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In an incident that caused considerable anxiety and chaos, 116 employees and students in a veterinary teaching hospital were exposed to pneumonic plague by a dog with unrecognized infection, investigators report.1
The scourge of the Middle Ages in outbreaks that killed millions, Yersinia pestis is now treatable by antibiotics — but the prognosis diminishes if drug therapy is not given promptly.
Clinicians missed the initial diagnosis of the infected dog, which then exposed a lot of the hospital staff in transport throughout the facility, says Paula Schaffer, DVM, lead author of the report and a pathologist/assistant professor at Colorado State University Veterinary Teaching Hospital in Fort Collins.
A scramble began when the dog’s plague infection was belatedly recognized, and many staff members contacted for post-exposure prophylaxis were frustrated and concerned about the delay.
“Misdiagnosis in the canine patient exposed a lot of people to a serious disease. This was the biggest concern,” Schaffer says.
“Plague is treatable with antibiotics in animals and people when the diagnosis is made early. However, once the disease progresses, it can be very hard to treat successfully. This was very concerning for our staff. Fortunately, we had no reports of illness related to exposure.”
While test results for the dog were pending, paper sheets were circulated to personnel to record contact with the dog. After the positive test result, emails were sent to those who signed, followed by an email to all personnel.
“The delay between suspicion and diagnosis of Y. pestis resulted in word of mouth traveling faster than official communication, which caused anxiety among personnel,” Schaffer and colleagues reported. “Many expressed frustration that suspicion and diagnosis of plague did not occur earlier. Two hospitalwide meetings were held for questions, discussion, and feedback.”
The communication process for zoonotic exposures at the hospital was set up to handle small-scale events and was found lacking in this case, according to investigators. The facility is now frequently updating email and phone lists and using a computerized log to document staff contacts that may be zoonotic exposures.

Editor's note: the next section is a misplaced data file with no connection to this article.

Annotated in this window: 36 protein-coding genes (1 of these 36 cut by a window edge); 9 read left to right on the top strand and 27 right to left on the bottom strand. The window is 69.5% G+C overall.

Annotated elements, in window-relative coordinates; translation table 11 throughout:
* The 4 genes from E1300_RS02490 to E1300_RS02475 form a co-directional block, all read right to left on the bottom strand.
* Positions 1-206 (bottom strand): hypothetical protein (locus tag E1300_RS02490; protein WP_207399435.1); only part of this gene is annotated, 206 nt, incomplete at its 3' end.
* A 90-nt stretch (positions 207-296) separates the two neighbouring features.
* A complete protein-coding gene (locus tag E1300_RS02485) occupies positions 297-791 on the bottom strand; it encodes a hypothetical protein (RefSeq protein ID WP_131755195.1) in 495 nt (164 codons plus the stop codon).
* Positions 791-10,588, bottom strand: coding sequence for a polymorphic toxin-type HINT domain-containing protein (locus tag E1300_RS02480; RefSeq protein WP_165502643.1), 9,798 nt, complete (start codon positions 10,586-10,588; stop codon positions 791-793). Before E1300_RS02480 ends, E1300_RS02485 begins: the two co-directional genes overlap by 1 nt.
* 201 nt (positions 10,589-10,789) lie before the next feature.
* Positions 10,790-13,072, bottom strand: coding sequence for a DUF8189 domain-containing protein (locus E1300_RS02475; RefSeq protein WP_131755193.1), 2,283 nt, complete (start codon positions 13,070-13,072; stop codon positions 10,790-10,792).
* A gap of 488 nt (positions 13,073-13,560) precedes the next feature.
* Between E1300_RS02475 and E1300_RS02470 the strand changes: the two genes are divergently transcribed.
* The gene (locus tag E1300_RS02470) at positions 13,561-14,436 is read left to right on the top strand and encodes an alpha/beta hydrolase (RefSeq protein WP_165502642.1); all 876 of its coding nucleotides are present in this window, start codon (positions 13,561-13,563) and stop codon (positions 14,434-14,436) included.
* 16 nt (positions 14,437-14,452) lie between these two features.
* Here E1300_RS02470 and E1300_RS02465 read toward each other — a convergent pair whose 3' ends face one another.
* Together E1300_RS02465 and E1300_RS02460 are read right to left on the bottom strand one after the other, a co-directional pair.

Employee fears were well-founded based on information from the World Health Organization (WHO), which still sees bubonic and pneumonic plague appearing in some human populations.
“Pneumonic plague, or lung-based plague, is the most virulent form of plague,” the WHO reports.2 “Incubation can be as short as 24 hours. Any person with pneumonic plague may transmit the disease via droplets to other humans. Untreated pneumonic plague, if not diagnosed and treated early, can be fatal.”
Plague has a horrific history, killing some 50 million people in 14th century Europe, when it was known as the “Black Death.”
Those exposed in Colorado included 64 hospital employees, 35 veterinary students, and 17 other employees and students in laboratory roles, Schaffer says.
Treatment recommendations included antimicrobial prophylaxis for those with highest concern for exposure (59% of total cases). Overall, one-third of the 116 people also were under fever and symptom watch.
There were several confounding factors about the case, one being that pneumonic plague is far more common in cats than dogs and is rarely seen in mid-winter, when the animal was brought in. The dog was seen near a dead prairie dog — an animal reservoir of the pathogen via fleas — but did not have classic signs of the infection (enlarged lymph nodes).
“Our protocols have been updated to stress that dogs can get pneumonic plague, that it may not present with typical enlarged lymph nodes, and that plague may present out of season,” Schaffer says.
Plague is still present in the world and warrants caution with animals under treatment or brought in facilities as service animals or therapy pets, she emphasizes.
“Veterinary workers are at increased risk for infection with zoonotic diseases, and exposure to infectious agents is an occupational stressor with potential emotional toll,” Schaffer and colleagues concluded.
Financial Disclosure: Medical Writer Gary Evans, Editor Jill Drachenberg, Editor Jesse Saffron, Editorial Group Manager Terrey L. Hatcher, and Nurse Planner Toni Cesta, PhD, RN, FAAN report no consultant, stockholder, speaker’s bureau, research, or other financial relationships with companies having ties to this field of study.